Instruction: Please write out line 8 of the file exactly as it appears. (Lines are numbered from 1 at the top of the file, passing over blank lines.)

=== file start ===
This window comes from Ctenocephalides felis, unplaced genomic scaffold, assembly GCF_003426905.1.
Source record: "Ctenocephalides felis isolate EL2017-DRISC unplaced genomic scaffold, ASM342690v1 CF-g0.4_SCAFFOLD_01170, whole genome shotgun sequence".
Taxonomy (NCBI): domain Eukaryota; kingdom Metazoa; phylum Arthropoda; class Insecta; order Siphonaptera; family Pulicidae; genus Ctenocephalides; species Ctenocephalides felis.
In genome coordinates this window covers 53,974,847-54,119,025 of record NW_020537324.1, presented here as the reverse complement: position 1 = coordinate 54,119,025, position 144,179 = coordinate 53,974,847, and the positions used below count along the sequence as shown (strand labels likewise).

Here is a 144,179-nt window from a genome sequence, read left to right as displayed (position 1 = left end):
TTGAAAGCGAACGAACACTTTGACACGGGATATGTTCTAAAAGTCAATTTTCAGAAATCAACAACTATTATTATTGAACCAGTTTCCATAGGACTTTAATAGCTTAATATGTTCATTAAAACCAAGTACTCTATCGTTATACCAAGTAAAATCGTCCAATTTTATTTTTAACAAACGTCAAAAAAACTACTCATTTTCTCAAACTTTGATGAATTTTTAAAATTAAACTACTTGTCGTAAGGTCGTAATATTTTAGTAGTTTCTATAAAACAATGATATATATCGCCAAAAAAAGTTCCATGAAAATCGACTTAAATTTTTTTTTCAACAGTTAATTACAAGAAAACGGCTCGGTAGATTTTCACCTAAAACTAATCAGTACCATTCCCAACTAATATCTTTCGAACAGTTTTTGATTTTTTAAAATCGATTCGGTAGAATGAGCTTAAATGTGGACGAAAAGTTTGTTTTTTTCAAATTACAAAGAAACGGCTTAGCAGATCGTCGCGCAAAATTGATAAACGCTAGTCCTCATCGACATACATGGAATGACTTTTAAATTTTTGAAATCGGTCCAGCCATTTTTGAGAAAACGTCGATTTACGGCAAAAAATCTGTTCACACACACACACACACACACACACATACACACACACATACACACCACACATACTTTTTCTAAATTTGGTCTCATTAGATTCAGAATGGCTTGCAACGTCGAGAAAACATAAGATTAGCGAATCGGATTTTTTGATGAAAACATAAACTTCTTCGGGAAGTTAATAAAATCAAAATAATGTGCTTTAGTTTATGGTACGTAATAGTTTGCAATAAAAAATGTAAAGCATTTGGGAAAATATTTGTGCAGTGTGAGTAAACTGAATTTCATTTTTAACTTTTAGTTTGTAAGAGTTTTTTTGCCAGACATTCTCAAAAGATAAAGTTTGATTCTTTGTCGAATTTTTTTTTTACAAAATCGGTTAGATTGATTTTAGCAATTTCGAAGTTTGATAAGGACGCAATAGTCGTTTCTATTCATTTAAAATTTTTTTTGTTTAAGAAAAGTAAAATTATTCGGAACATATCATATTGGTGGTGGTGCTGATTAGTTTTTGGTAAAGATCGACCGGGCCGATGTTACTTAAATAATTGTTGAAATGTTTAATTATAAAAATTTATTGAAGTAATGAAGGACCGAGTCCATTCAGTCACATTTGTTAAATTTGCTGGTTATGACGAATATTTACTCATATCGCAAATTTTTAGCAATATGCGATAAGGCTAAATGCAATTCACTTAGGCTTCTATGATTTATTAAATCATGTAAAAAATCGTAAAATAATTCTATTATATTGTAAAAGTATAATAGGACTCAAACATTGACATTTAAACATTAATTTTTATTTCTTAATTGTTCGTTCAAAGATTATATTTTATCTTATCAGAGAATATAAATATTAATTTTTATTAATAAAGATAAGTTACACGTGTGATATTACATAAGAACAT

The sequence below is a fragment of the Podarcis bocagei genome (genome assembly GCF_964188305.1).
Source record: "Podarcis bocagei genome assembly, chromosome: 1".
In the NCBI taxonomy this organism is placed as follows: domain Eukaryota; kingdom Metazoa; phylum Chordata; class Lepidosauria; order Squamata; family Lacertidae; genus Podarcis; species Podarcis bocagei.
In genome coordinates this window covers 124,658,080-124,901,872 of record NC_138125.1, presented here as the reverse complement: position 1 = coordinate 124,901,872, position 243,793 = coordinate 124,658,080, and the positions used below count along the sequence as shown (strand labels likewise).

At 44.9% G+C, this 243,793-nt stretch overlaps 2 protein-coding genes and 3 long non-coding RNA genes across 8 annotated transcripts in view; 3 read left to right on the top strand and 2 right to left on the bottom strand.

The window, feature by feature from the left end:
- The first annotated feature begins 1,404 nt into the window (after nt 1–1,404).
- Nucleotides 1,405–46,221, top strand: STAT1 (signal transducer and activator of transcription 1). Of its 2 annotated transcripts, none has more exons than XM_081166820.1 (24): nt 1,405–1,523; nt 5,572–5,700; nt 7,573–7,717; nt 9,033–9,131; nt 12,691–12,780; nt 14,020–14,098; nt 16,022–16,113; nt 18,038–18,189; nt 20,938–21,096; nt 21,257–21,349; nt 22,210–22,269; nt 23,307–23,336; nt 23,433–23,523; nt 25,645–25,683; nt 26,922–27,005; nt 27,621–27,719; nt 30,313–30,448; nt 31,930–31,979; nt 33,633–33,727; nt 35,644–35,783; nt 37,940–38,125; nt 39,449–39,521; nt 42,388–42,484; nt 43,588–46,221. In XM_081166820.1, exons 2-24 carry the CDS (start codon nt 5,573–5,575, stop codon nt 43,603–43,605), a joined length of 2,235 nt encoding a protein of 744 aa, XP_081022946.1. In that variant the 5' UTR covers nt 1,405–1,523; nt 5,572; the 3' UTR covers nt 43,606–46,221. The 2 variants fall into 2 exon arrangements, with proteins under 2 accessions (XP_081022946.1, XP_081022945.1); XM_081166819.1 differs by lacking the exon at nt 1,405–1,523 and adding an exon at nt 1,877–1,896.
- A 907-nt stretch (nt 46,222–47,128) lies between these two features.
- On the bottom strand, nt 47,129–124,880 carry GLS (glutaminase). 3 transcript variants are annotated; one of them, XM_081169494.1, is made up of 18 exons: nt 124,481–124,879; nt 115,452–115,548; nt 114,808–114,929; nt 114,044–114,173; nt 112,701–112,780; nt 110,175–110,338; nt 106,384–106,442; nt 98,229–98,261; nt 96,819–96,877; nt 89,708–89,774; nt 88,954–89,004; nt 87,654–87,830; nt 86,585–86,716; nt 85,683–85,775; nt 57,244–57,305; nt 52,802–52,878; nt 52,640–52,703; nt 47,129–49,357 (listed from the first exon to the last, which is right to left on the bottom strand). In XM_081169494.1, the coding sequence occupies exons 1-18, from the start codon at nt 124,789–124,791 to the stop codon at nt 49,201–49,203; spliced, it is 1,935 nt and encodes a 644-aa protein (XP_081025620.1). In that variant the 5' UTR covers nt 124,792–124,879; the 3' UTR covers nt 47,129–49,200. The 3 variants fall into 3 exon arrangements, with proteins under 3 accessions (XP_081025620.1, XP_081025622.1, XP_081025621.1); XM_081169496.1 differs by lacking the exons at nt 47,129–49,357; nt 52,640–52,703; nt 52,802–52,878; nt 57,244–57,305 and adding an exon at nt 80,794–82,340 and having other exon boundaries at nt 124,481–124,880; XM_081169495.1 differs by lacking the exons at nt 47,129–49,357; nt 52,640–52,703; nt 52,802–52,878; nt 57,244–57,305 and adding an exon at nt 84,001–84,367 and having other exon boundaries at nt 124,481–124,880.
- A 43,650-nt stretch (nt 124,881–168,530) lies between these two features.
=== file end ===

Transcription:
Source record: "Podarcis bocagei genome assembly, chromosome: 1".